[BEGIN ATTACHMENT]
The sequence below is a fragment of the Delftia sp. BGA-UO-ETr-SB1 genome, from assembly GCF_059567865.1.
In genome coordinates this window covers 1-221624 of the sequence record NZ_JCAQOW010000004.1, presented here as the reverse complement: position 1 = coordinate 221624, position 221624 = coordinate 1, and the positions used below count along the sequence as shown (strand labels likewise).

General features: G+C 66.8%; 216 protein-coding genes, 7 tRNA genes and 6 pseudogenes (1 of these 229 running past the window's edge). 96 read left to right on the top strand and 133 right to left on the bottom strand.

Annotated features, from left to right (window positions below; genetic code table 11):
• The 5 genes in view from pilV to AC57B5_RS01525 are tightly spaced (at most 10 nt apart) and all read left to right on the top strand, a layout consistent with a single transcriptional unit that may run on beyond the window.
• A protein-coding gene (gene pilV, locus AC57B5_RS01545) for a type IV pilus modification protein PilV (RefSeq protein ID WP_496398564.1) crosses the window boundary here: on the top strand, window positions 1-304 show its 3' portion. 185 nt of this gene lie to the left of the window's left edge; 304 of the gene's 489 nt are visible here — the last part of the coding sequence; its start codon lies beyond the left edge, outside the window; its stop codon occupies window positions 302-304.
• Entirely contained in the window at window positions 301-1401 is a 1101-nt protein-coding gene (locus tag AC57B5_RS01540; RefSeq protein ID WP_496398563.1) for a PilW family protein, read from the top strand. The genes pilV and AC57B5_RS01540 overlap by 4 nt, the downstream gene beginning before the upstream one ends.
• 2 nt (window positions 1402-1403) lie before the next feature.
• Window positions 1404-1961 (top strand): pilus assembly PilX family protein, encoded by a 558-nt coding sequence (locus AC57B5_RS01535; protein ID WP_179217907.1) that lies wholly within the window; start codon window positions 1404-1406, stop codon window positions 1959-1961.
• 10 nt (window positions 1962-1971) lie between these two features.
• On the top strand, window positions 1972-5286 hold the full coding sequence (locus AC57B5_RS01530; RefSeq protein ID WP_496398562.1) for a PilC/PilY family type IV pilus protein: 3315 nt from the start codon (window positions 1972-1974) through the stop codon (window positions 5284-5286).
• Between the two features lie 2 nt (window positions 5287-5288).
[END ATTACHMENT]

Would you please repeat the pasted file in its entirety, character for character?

The sequence below is a fragment of the Delftia sp. BGA-UO-ETr-SB1 genome, from assembly GCF_059567865.1.
In genome coordinates this window covers 1-221624 of the sequence record NZ_JCAQOW010000004.1, presented here as the reverse complement: position 1 = coordinate 221624, position 221624 = coordinate 1, and the positions used below count along the sequence as shown (strand labels likewise).

General features: G+C 66.8%; 216 protein-coding genes, 7 tRNA genes and 6 pseudogenes (1 of these 229 running past the window's edge). 96 read left to right on the top strand and 133 right to left on the bottom strand.

Annotated features, from left to right (window positions below; genetic code table 11):
• The 5 genes in view from pilV to AC57B5_RS01525 are tightly spaced (at most 10 nt apart) and all read left to right on the top strand, a layout consistent with a single transcriptional unit that may run on beyond the window.
• A protein-coding gene (gene pilV, locus AC57B5_RS01545) for a type IV pilus modification protein PilV (RefSeq protein ID WP_496398564.1) crosses the window boundary here: on the top strand, window positions 1-304 show its 3' portion. 185 nt of this gene lie to the left of the window's left edge; 304 of the gene's 489 nt are visible here — the last part of the coding sequence; its start codon lies beyond the left edge, outside the window; its stop codon occupies window positions 302-304.
• Entirely contained in the window at window positions 301-1401 is a 1101-nt protein-coding gene (locus tag AC57B5_RS01540; RefSeq protein ID WP_496398563.1) for a PilW family protein, read from the top strand. The genes pilV and AC57B5_RS01540 overlap by 4 nt, the downstream gene beginning before the upstream one ends.
• 2 nt (window positions 1402-1403) lie before the next feature.
• Window positions 1404-1961 (top strand): pilus assembly PilX family protein, encoded by a 558-nt coding sequence (locus AC57B5_RS01535; protein ID WP_179217907.1) that lies wholly within the window; start codon window positions 1404-1406, stop codon window positions 1959-1961.
• 10 nt (window positions 1962-1971) lie between these two features.
• On the top strand, window positions 1972-5286 hold the full coding sequence (locus AC57B5_RS01530; RefSeq protein ID WP_496398562.1) for a PilC/PilY family type IV pilus protein: 3315 nt from the start codon (window positions 1972-1974) through the stop codon (window positions 5284-5286).
• Between the two features lie 2 nt (window positions 5287-5288).